Are the laws themselves bad? I hate red-light cameras, as I’ve been their victim too many times. I think we should get rid of them too. What about speeding laws? I think we should keep them.
    No parking zones, or metered zones? Pain in the rear. But, probably necessary for public order and safety in most cases. Driving without a license? Think we should keep it.

    So, should police officers enforce these laws? Should they enforce them only for people of certain income level, or certain ethnicity? Should citizens repeal laws in their cities that they don’t like? Yes, of course. Should we put limits on the amount of revenue a city can “earn” in a given year through fines associated with the aforementioned ordinance violations? Say, the limit is reached in June. Then people violate the laws the rest of the year with impunity?

    Are police “targeting” poor blacks to generate city revenue, or just enforcing neutral and sensible safety laws on those who break them regardless of race, ethnicity, etc.? If revenue was the objective, and “targeting” was considered a legitimate means to the end, wouldn’t it make more sense to “target” whites who may have a better financial picture to exploit?

    In the instance where an official “fixed” a ticket, I heard the mayor or police chief say that it was done to cancel the ticket for a van driver at the city pool who was transporting at-risk poor children. That sounds like a kindness to me, not corruption.

    Existing data shows that blacks break laws disproportionately. I think many poor blacks feel that because they are poor they don’t have to obey the same laws as everyone else. I think there is also a profound disrespect among blacks regarding the rule of law, law enforcement officers, other people’s property, and, yes, white people. Yes, anti-white racism is not miniscule.

    Prior to the tragic, but preventable, incident in Ferguson last August, I thought Ferguson was a model for an integrated community. I live in Florissant, and worked at Emerson Electric for 25 years, just blocks from Canfield drive. I am familiar with Ferguson. My 62 year-old cousin grew up there and she believed the same thing. The “hands-up, don’t shoot” meme poisoned the minds of everyone in the days following the incident, and was proven false.

    It is utterly astonishing to me that the black community, by and large, being all for social justice and justice in general, prejudged officer Wilson with endless libels and slanders. This prejudice extended into the press and TV coverage. There were death threats for the “racist cop”. In the end, he was found innocent by the DOJ. What about justice for Darren Wilson? Will the liars and perjurers be brought to “justice”?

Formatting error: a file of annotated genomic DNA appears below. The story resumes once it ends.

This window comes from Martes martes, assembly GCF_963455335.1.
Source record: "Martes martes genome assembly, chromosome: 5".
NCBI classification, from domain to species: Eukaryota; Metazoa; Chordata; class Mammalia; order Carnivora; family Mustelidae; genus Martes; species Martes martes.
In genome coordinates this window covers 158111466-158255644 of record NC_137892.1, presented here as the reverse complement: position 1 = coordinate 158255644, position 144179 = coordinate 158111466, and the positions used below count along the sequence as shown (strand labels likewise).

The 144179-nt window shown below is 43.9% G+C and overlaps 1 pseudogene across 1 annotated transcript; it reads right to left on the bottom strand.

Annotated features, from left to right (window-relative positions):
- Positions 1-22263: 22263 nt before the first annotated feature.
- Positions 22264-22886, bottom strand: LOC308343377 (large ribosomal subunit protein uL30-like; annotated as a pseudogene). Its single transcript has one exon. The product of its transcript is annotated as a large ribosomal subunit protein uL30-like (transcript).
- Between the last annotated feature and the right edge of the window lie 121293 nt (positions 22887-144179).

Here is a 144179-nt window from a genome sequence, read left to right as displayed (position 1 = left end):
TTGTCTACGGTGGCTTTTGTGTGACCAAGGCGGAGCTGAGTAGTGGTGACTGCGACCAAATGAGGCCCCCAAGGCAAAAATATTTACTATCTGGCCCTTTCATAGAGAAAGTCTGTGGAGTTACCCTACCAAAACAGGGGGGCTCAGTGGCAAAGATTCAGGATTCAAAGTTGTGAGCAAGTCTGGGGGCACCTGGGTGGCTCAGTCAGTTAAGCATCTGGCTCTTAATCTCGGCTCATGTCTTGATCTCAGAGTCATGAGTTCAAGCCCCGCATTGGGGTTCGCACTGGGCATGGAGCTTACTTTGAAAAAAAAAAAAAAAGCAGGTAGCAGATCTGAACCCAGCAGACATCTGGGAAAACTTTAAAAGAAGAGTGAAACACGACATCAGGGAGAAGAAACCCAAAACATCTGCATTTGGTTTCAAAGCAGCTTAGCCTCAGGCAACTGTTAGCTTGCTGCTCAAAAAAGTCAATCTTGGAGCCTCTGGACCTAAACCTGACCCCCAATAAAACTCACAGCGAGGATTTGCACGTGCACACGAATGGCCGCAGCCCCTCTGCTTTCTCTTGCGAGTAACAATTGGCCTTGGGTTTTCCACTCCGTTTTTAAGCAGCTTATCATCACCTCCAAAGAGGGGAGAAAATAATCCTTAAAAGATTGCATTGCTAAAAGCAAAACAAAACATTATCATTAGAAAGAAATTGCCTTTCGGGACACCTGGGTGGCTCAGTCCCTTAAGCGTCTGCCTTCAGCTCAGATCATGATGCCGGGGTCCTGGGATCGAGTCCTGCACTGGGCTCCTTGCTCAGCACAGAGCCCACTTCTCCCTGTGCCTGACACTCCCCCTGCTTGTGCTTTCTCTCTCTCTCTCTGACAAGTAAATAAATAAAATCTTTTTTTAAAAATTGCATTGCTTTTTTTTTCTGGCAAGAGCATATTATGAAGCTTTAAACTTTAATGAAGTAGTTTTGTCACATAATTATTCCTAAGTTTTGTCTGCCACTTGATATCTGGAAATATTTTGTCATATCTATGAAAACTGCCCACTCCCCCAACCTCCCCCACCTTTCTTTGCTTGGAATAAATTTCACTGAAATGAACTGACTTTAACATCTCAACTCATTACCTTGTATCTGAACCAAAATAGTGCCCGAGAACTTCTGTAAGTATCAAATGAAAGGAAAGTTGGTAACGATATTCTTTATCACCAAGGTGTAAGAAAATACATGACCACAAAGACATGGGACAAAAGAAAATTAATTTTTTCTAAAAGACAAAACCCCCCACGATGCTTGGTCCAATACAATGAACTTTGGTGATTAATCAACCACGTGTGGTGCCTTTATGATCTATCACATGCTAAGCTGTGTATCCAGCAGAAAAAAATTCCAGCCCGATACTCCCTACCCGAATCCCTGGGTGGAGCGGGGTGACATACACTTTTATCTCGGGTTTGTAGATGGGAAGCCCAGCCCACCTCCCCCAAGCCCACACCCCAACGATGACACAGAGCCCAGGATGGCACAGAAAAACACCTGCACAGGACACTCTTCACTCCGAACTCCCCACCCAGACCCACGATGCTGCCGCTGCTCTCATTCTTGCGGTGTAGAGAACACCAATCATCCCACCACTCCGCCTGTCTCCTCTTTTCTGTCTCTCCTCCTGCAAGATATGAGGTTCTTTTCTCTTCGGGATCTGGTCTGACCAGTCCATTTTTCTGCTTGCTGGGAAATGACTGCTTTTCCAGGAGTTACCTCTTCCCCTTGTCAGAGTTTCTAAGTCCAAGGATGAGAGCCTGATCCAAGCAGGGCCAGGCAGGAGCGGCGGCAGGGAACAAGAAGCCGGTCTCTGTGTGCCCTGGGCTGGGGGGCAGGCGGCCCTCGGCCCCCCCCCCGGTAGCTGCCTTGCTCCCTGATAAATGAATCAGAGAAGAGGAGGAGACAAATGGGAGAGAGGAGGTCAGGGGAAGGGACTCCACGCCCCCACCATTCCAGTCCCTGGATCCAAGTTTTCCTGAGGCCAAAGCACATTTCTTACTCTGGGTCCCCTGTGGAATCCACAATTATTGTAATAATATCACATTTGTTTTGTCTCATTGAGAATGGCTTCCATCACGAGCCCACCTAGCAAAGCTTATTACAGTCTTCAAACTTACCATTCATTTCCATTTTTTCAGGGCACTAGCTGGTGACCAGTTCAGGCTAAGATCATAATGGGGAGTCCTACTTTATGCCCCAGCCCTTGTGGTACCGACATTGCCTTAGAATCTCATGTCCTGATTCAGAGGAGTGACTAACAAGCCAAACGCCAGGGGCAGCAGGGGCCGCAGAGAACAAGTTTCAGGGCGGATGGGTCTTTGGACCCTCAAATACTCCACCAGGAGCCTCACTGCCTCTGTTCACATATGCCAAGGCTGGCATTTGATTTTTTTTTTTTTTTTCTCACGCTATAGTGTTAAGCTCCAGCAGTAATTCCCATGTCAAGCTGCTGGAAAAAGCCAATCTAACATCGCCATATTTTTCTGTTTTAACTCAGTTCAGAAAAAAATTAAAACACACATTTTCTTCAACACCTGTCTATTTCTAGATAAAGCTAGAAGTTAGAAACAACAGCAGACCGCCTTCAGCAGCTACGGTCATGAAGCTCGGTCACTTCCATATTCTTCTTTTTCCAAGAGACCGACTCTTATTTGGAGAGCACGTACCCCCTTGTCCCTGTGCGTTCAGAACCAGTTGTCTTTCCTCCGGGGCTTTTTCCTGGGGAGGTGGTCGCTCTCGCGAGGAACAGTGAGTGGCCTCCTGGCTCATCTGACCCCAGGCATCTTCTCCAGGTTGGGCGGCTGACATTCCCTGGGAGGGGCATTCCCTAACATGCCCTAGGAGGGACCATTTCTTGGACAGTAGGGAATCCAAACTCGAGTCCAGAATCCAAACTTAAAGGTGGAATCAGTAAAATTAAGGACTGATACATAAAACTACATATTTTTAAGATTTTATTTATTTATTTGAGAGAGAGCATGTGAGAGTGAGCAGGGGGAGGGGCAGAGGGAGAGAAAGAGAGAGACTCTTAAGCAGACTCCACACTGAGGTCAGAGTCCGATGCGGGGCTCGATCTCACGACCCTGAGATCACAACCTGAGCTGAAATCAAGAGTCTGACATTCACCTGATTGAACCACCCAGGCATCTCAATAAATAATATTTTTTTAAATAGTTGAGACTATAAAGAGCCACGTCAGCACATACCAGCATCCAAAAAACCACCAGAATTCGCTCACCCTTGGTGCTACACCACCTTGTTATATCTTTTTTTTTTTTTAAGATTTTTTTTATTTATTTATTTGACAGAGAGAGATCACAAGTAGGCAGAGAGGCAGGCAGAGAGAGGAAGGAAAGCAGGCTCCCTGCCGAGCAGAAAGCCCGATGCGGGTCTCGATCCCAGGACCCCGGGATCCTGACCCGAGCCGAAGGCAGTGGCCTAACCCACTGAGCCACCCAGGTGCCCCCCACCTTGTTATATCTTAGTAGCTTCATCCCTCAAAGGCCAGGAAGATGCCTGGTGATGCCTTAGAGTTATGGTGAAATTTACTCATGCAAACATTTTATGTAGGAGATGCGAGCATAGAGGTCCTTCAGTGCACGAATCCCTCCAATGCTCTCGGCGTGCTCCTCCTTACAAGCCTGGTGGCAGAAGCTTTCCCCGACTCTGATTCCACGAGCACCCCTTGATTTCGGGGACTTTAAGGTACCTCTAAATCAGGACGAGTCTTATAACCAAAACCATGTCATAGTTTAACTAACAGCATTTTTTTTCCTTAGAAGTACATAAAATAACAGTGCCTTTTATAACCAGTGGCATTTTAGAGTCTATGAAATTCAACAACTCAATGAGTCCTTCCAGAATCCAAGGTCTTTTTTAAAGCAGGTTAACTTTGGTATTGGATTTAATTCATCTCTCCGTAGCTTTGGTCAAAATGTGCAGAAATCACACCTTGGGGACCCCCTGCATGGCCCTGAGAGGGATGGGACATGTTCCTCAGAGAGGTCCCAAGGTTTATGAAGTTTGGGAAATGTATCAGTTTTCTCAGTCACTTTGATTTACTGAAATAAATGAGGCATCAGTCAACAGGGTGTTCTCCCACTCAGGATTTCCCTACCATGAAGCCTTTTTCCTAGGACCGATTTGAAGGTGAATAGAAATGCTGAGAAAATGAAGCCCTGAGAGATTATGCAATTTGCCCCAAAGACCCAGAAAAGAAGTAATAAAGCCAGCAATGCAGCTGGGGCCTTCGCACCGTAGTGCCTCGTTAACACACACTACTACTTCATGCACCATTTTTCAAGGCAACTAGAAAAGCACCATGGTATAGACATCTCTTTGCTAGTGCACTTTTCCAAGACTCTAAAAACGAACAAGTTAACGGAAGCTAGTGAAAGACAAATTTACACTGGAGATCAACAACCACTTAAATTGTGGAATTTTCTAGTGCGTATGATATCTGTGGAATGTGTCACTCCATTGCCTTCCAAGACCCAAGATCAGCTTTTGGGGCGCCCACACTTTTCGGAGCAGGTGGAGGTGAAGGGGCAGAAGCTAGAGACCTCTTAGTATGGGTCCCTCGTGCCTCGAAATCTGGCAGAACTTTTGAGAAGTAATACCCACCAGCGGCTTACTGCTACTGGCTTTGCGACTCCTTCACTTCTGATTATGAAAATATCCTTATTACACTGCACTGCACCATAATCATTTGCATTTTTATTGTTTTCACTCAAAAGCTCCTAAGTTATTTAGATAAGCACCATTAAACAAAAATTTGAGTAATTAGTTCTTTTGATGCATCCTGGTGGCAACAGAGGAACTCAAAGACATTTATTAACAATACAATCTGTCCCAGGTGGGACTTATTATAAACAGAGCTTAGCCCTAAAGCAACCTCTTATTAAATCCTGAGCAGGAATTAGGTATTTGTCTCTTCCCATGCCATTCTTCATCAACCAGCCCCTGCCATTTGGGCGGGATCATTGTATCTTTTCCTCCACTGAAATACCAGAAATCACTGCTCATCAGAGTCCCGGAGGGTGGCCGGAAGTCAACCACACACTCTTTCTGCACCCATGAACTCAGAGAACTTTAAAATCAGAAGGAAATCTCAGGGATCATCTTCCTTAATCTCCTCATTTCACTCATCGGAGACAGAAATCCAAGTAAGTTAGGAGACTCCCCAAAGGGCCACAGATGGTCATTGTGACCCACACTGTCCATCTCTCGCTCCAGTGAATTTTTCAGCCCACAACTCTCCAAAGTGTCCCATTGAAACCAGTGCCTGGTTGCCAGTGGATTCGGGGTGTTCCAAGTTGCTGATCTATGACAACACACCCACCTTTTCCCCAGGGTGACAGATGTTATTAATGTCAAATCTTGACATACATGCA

Cities have budget problems. Salaries, pensions, other costs. How can they solve their budget problems? I don’t know. I suppose there are many ways to do so. So what’s the solution?

    Shouldn’t there be a “common knowledge” among the poor of every ethnicity to obey the law because of the costs of breaking it? Instead of the prevailing “snitches get stitches” proverb, there should be a prevailing “obey the law” proverb. Why don’t the “leaders” of the poor encourage this? Why don’t they tell their people that having children out of wedlock (72% for blacks), and squandering educational opportunities is a recipe of lifelong poverty? Why don’t tell them that their rampant sexual immorality and criminality will destroy their lives? Why don’t they tell them that laws effect all people regardless of income class or ethnicity?

    My grandparents grew up poor (both sides of the family, one north city, the other south.) They didn’t have all the taxpayer financial support that poor today have. But, they somehow made it work. They applied their hearts, minds, and physical strength to do what they could. When poor people address the issues mentioned in the previous paragraph, I guarantee they will have less poverty. Maybe they simply don’t have the human capacities to progress along the right path. I don’t know.

  • The part that many people miss is simple…
    Is it OK for the Municipalities of St Louis to violate any and every law they find inconvenient? Particularly every constitutional protection of Missouri and the United States. Do you find it offensive when the criminal accuses you of being the bad guy?
    If it is OK to rob people because you want more money. Why are so many bank robbers and liquor store robbers in prison?
    Lastly, what is worse then gross violations of the law is the hypocrisy of these corrupt government officials.. Lets list them
    1. All Mayors of North County
    2. All city council members of North County
    3. All Police chiefs and leadership for North County police department
    4. Each judge in north county… As each one violates Rule 2 of judicial ethics, and Rule 37 of Municipal court rules. US Constitution and Missouri Constitutions in nearly every case before them.
    5. The hypocrisy of corrupt government officials accusing people of doing bad things for the sole reason to pick their pocket or to falsely imprison them. Liars, thieves and kidnappers.
    6. Actually, every-time a Muni judge sends someone to jail for failure to appear. They are violating Missouri Law. And every-time they throw someone in jail for contempt they are violating the law (no citation of contempt, it is illegal imprisonment). As they are required to cite contempt and schedule it for a hearing with another judge…. but the weasels are guarding the chicken coop….